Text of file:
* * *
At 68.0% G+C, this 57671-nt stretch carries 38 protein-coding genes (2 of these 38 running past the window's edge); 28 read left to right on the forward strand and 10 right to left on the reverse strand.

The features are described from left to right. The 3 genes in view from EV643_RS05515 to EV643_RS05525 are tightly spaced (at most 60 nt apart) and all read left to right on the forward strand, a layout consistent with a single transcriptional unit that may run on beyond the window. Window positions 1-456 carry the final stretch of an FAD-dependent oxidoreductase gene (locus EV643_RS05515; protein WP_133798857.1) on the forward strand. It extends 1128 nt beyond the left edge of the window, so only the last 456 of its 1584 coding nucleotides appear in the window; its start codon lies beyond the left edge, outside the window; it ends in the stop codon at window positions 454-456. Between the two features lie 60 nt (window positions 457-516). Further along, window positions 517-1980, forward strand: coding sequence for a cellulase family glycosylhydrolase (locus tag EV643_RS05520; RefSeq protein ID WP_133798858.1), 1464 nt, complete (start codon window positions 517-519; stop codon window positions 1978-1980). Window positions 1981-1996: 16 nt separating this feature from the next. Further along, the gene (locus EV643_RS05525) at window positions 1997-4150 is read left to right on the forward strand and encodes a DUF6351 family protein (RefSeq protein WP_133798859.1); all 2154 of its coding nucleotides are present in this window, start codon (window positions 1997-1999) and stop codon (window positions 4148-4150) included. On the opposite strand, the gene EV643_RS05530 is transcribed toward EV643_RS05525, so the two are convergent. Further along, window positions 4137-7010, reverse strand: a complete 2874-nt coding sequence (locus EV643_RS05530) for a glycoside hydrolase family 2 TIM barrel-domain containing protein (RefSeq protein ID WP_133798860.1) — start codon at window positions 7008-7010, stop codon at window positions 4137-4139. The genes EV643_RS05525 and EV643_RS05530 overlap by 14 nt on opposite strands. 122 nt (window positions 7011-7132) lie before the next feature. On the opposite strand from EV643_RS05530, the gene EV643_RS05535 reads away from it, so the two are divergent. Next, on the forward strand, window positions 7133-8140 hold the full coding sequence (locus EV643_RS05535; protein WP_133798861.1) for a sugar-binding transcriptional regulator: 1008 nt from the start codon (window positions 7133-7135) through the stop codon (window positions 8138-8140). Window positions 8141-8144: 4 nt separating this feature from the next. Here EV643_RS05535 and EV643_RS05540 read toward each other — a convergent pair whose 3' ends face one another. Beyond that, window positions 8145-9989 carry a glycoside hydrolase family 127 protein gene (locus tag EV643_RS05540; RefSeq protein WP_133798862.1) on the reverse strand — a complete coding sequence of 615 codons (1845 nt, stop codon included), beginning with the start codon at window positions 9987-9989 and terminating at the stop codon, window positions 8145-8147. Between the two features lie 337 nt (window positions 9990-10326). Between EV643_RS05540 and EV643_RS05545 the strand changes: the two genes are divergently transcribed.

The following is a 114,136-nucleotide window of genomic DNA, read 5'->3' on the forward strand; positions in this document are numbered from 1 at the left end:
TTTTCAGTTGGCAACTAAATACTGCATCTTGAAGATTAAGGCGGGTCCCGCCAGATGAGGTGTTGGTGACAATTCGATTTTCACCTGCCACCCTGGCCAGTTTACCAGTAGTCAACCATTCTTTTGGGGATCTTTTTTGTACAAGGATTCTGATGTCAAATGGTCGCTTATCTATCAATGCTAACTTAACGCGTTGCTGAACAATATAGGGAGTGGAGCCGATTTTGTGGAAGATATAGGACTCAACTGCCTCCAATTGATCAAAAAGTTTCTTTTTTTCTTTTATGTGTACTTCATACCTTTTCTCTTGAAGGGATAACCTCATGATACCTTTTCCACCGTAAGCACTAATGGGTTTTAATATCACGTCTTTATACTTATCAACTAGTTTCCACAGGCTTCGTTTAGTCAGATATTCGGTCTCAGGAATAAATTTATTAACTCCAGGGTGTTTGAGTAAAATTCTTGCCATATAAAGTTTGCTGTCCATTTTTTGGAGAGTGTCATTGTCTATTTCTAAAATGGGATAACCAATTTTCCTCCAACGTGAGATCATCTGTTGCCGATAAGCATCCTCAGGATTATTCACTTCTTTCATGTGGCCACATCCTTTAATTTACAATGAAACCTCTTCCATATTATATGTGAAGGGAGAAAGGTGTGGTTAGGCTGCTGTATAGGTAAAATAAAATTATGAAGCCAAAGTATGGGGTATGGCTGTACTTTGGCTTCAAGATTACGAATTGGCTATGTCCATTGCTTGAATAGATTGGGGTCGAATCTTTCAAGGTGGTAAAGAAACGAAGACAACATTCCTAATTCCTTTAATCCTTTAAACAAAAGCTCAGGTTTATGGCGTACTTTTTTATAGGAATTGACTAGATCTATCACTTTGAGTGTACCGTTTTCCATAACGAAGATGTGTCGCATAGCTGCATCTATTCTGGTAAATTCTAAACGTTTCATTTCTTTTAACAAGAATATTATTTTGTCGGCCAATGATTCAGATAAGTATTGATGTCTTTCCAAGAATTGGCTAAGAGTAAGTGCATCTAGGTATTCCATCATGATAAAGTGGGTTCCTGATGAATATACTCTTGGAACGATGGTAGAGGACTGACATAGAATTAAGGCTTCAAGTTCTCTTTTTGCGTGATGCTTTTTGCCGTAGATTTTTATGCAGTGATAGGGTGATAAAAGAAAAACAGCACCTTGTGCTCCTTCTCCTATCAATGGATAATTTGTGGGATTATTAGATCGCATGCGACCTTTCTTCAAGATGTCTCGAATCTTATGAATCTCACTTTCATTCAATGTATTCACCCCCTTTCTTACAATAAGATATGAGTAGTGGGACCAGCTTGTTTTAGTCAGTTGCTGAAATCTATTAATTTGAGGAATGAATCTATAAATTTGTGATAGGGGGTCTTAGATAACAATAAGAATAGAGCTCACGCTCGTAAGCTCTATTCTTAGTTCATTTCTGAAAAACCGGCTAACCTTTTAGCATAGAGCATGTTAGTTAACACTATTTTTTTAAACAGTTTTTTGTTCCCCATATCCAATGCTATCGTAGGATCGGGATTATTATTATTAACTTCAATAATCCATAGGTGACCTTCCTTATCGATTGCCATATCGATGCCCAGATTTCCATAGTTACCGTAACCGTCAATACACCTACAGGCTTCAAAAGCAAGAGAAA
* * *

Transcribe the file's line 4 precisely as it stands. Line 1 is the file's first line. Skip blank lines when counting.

TTTTCAGTTGGCAACTAAATACTGCATCTTGAAGATTAAGGCGGGTCCCGCCAGATGAGGTGTTGGTGACAATTCGATTTTCACCTGCCACCCTGGCCAGTTTACCAGTAGTCAACCATTCTTTTGGGGATCTTTTTTGTACAAGGATTCTGATGTCAAATGGTCGCTTATCTATCAATGCTAACTTAACGCGTTGCTGAACAATATAGGGAGTGGAGCCGATTTTGTGGAAGATATAGGACTCAACTGCCTCCAATTGATCAAAAAGTTTCTTTTTTTCTTTTATGTGTACTTCATACCTTTTCTCTTGAAGGGATAACCTCATGATACCTTTTCCACCGTAAGCACTAATGGGTTTTAATATCACGTCTTTATACTTATCAACTAGTTTCCACAGGCTTCGTTTAGTCAGATATTCGGTCTCAGGAATAAATTTATTAACTCCAGGGTGTTTGAGTAAAATTCTTGCCATATAAAGTTTGCTGTCCATTTTTTGGAGAGTGTCATTGTCTATTTCTAAAATGGGATAACCAATTTTCCTCCAACGTGAGATCATCTGTTGCCGATAAGCATCCTCAGGATTATTCACTTCTTTCATGTGGCCACATCCTTTAATTTACAATGAAACCTCTTCCATATTATATGTGAAGGGAGAAAGGTGTGGTTAGGCTGCTGTATAGGTAAAATAAAATTATGAAGCCAAAGTATGGGGTATGGCTGTACTTTGGCTTCAAGATTACGAATTGGCTATGTCCATTGCTTGAATAGATTGGGGTCGAATCTTTCAAGGTGGTAAAGAAACGAAGACAACATTCCTAATTCCTTTAATCCTTTAAACAAAAGCTCAGGTTTATGGCGTACTTTTTTATAGGAATTGACTAGATCTATCACTTTGAGTGTACCGTTTTCCATAACGAAGATGTGTCGCATAGCTGCATCTATTCTGGTAAATTCTAAACGTTTCATTTCTTTTAACAAGAATATTATTTTGTCGGCCAATGATTCAGATAAGTATTGATGTCTTTCCAAGAATTGGCTAAGAGTAAGTGCATCTAGGTATTCCATCATGATAAAGTGGGTTCCTGATGAATATACTCTTGGAACGATGGTAGAGGACTGACATAGAATTAAGGCTTCAAGTTCTCTTTTTGCGTGATGCTTTTTGCCGTAGATTTTTATGCAGTGATAGGGTGATAAAAGAAAAACAGCACCTTGTGCTCCTTCTCCTATCAATGGATAATTTGTGGGATTATTAGATCGCATGCGACCTTTCTTCAAGATGTCTCGAATCTTATGAATCTCACTTTCATTCAATGTATTCACCCCCTTTCTTACAATAAGATATGAGTAGTGGGACCAGCTTGTTTTAGTCAGTTGCTGAAATCTATTAATTTGAGGAATGAATCTATAAATTTGTGATAGGGGGTCTTAGATAACAATAAGAATAGAGCTCACGCTCGTAAGCTCTATTCTTAGTTCATTTCTGAAAAACCGGCTAACCTTTTAGCATAGAGCATGTTAGTTAACACTATTTTTTTAAACAGTTTTTTGTTCCCCATATCCAATGCTATCGTAGGATCGGGATTATTATTATTAACTTCAATAATCCATAGGTGACCTTCCTTATCGATTGCCATATCGATGCCCAGATTTCCATAGTTACCGTAACCGTCAATACACCTACAGGCTTCAAAAGCAAGAGAAA